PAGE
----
Coast Range Torreya californica

in the mountains at north end of Napa Valley
Robert Louis Stevenson State Park

approx. 2000 feet elevation
May 31, 2005

report by Connie Barlow



LOCATION: Drive Route 29, heading north into the mountains at the north end of Napa Valley. At the road summit, which is within Robert Lewis Stevenson State Park, just before you begin the descent, you will see large gravel parking areas on both sides of the road. In the smaller, west-side parking area, you will find a signed trail that passes a picnic table and proceeds up the north-facing slope of an east-west trending ravine. Continue up this trail. Within 200 yards you will easily start spotting Torreya californica from and along the trail. Connie ran out of time, and was able to study the torreyas only along a quarter-mile of trail, so she could not delineate how far up the trail the torreya extended.

Connie Barlow undertook this Torreya quest with the assistance of Napa resident Jim O'Loughlin.




1a    1b   

PHOTO 1a: Jim O'Loughlin standing next to a multi-stemmed, sprawling Torreya about his height. The narrow streamlet bed of this large ravine is visible just to the right. I can't remember whether the two huge trunks are redwood or Douglas fir. (A Douglas fir cone was wedged at the base between the two largest stems of the Torreya.)

PHOTO 1b: View of the base of the multi-stemmed Torreya shown in Photo 1b.


1c    1d    1e   

PHOTO 1c: A close view of the dead and downed stems of Torreya at the base of the multi-stemmed specimen shown in Photo 1b.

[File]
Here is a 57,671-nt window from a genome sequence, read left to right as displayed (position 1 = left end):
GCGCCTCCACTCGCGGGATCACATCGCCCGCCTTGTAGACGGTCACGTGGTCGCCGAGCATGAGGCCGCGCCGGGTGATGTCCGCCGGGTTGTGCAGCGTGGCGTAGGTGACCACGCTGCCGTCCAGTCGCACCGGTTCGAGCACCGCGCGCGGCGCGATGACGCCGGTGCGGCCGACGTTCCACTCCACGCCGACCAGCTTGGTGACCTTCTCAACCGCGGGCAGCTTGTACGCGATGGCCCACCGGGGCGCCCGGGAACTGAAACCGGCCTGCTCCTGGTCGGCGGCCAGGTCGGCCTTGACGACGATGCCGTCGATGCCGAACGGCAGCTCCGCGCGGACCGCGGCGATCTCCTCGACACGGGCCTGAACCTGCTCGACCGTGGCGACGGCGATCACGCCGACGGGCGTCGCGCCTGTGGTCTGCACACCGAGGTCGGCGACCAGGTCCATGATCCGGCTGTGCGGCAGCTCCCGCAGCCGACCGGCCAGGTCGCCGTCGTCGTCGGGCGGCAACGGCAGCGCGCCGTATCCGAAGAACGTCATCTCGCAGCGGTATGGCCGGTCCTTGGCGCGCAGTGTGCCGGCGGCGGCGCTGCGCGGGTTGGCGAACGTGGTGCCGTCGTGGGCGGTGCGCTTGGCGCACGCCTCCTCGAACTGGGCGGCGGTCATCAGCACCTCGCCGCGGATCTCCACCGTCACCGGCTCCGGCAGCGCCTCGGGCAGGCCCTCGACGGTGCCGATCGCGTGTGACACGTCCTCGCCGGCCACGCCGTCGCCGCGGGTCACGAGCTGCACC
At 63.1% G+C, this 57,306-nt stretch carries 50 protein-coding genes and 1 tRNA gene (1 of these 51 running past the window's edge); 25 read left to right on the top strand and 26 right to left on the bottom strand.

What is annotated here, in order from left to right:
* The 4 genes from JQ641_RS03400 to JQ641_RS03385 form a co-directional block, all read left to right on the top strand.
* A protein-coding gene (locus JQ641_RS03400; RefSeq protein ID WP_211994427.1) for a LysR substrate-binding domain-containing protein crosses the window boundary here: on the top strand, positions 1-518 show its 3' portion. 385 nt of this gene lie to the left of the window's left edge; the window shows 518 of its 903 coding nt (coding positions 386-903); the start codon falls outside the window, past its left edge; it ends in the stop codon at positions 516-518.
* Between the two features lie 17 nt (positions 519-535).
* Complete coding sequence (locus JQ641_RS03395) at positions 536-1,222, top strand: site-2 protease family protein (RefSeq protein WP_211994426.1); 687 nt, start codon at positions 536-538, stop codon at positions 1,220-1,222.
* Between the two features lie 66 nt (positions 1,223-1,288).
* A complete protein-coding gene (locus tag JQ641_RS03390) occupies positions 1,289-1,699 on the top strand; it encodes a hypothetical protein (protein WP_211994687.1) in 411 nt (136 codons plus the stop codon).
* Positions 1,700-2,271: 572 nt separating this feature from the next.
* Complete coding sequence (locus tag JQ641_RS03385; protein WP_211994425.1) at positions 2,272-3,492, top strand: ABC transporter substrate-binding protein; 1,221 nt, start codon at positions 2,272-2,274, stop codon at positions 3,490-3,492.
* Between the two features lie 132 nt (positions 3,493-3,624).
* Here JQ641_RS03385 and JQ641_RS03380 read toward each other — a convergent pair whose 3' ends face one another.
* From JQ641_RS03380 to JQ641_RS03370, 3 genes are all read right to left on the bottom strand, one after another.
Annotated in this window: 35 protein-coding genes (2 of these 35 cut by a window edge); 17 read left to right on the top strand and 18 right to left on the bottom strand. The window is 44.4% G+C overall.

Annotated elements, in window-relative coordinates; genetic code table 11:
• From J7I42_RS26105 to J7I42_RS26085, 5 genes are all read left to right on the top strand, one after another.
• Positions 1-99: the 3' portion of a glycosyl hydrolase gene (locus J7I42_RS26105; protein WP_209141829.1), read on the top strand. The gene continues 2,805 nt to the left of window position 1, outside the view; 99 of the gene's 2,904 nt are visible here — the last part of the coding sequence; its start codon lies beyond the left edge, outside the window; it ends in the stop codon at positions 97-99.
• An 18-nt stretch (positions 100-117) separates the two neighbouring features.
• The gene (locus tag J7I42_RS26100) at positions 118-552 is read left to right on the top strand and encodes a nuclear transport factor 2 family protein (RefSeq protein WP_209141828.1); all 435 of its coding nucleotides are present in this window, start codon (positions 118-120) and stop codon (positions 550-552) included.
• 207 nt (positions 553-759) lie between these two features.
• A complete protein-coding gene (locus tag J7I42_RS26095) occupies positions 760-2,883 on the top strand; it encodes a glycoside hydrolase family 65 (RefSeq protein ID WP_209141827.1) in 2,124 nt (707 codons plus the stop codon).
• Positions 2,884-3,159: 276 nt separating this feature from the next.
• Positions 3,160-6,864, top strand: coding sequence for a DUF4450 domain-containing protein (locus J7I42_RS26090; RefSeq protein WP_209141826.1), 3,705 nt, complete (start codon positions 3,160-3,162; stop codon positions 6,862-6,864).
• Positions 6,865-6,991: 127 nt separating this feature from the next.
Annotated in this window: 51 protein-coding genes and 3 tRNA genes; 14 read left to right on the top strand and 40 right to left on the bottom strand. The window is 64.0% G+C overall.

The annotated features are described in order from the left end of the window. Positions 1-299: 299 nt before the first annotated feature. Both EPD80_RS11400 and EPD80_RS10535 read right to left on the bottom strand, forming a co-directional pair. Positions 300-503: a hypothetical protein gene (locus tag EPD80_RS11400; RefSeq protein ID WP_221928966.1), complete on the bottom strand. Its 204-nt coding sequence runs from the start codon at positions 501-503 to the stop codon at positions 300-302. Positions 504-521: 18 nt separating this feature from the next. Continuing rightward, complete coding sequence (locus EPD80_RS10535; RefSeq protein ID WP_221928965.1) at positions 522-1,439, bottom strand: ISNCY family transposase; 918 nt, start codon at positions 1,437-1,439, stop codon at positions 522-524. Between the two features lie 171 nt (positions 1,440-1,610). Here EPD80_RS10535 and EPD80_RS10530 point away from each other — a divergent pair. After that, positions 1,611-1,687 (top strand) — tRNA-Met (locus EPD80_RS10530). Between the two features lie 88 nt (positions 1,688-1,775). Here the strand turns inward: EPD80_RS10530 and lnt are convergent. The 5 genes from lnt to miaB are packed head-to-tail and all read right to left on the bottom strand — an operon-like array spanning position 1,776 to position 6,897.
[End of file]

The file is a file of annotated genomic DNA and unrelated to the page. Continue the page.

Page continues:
PHOTO 1d: A downslope living branch of the same Torreya, with streamlet and boulder behind. In all of my quests for Torreya, this is the only specimen I came upon that is close to surface-flowing water.

PHOTO 1e: Lying on the ground, looking up through a Torreya branch of the Photo 1 specimen.


2a    2b   

2c    2d   

PHOTO 2a, 2b, 2c, 2d: This Torreya growing alongside the trail is in the size class of the largest Torreya I found on this slope. As with all of the sites I visited in California, Torreya specimens are locally abundant, although constrained in geographic extent. Of the 50 or 60 Torreya specimens I visited in this particular ravine (the only ravine I surveyed in Robert Lewis Stevenson State Park), this was the only specimen bearing FRUIT, and only 2 fruit at that!

Photo 2c (flash used for photo) is the lowest of the 2 fruit, and 2d is a view upward through this tree (a branchlet visible in foreground as silhouette). Despite the paucity of reproduction (not just fruit scarcity; I was able to locate only 1 seedling that had no close association with a living sapling), I found NO EVIDENCE OF DISEASE. I saw no yellowing of foliage, and no leaf browning or trunk cankering like that terribly evident on the few Florida Torreya specimens still alive.


3    4   

PHOTO 3: A Torreya sapling finding a dabbling of light near the trunk of a large redwood or Doug fir.

PHOTO 4: This was the only dense grove of Torreya I came upon at this site. Every trunk visible in the foreground and most of the background is a Torreya.


5    6